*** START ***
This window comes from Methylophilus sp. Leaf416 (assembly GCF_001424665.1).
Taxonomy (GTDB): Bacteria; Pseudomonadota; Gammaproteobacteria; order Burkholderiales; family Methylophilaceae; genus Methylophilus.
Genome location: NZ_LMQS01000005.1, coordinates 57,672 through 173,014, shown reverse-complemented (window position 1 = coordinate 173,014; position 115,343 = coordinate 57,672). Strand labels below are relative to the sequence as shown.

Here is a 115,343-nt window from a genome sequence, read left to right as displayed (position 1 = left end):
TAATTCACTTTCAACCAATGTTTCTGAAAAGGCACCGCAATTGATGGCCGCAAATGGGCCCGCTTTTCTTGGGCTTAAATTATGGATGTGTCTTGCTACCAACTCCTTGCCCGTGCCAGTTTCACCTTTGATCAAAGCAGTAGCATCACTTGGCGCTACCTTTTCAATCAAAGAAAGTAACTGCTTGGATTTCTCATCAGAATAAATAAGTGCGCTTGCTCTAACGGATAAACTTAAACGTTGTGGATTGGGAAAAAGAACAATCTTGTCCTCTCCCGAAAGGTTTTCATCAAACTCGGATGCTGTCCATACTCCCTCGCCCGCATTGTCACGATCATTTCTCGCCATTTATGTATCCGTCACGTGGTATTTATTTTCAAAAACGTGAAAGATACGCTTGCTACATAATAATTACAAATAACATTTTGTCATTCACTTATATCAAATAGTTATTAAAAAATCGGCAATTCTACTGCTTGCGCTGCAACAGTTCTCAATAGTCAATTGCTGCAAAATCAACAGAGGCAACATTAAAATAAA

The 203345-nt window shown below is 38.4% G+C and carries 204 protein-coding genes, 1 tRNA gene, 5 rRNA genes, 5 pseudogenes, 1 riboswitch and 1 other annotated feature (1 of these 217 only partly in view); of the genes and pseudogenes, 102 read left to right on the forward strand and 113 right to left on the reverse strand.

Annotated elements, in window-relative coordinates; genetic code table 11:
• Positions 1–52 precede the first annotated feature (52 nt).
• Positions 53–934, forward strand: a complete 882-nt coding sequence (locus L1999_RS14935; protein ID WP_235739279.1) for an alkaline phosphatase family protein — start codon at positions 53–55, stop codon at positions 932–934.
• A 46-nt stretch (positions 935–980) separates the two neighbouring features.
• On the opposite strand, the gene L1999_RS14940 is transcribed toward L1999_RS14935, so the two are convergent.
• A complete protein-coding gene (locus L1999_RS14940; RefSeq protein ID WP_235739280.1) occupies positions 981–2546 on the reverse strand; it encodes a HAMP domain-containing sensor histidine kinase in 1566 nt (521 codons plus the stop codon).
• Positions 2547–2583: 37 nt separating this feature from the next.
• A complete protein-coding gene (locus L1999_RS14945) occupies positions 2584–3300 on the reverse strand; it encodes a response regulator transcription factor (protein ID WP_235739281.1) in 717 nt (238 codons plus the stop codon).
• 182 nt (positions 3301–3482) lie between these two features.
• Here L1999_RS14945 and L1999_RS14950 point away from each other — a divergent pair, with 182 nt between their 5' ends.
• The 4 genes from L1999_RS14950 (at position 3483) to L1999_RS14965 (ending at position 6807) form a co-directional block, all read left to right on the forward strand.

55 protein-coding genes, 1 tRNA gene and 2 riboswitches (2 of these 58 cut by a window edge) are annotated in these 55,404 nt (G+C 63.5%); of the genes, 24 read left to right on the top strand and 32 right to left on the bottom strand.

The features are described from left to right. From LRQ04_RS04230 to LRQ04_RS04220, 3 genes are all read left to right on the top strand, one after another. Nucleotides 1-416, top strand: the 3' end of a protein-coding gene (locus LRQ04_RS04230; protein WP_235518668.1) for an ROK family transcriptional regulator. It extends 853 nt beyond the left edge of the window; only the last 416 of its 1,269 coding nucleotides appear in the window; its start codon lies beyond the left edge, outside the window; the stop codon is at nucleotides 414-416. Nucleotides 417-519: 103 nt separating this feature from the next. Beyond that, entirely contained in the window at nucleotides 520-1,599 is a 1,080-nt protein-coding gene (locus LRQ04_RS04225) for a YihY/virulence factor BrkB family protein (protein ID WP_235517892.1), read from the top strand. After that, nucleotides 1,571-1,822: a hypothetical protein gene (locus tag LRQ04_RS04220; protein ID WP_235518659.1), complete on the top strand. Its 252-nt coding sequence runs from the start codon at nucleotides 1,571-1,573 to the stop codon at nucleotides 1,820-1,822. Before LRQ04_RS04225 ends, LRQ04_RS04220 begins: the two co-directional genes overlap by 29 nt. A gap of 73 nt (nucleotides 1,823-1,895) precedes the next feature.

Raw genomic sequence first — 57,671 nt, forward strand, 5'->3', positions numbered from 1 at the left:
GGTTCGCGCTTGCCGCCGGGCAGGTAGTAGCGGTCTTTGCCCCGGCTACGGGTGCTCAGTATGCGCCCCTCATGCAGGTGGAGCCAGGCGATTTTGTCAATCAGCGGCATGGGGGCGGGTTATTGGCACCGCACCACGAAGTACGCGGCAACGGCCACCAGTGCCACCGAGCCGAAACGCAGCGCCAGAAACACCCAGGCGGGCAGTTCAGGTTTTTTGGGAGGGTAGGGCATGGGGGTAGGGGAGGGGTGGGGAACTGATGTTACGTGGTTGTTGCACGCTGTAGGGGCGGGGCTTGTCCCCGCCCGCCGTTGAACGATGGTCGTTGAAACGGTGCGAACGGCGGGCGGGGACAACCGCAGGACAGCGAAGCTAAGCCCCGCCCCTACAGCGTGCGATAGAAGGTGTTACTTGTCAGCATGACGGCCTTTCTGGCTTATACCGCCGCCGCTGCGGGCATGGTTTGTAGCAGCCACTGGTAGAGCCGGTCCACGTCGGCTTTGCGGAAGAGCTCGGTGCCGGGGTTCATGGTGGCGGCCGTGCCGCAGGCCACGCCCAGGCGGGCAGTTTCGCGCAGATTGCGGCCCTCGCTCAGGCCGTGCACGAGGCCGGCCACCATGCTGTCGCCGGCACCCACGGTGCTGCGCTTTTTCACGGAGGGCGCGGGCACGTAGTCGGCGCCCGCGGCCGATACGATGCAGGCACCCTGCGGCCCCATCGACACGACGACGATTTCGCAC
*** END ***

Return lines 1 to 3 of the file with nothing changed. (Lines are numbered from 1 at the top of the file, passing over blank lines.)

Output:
This window comes from Methylophilus sp. Leaf416 (assembly GCF_001424665.1).
Taxonomy (GTDB): Bacteria; Pseudomonadota; Gammaproteobacteria; order Burkholderiales; family Methylophilaceae; genus Methylophilus.
Genome location: NZ_LMQS01000005.1, coordinates 57,672 through 173,014, shown reverse-complemented (window position 1 = coordinate 173,014; position 115,343 = coordinate 57,672). Strand labels below are relative to the sequence as shown.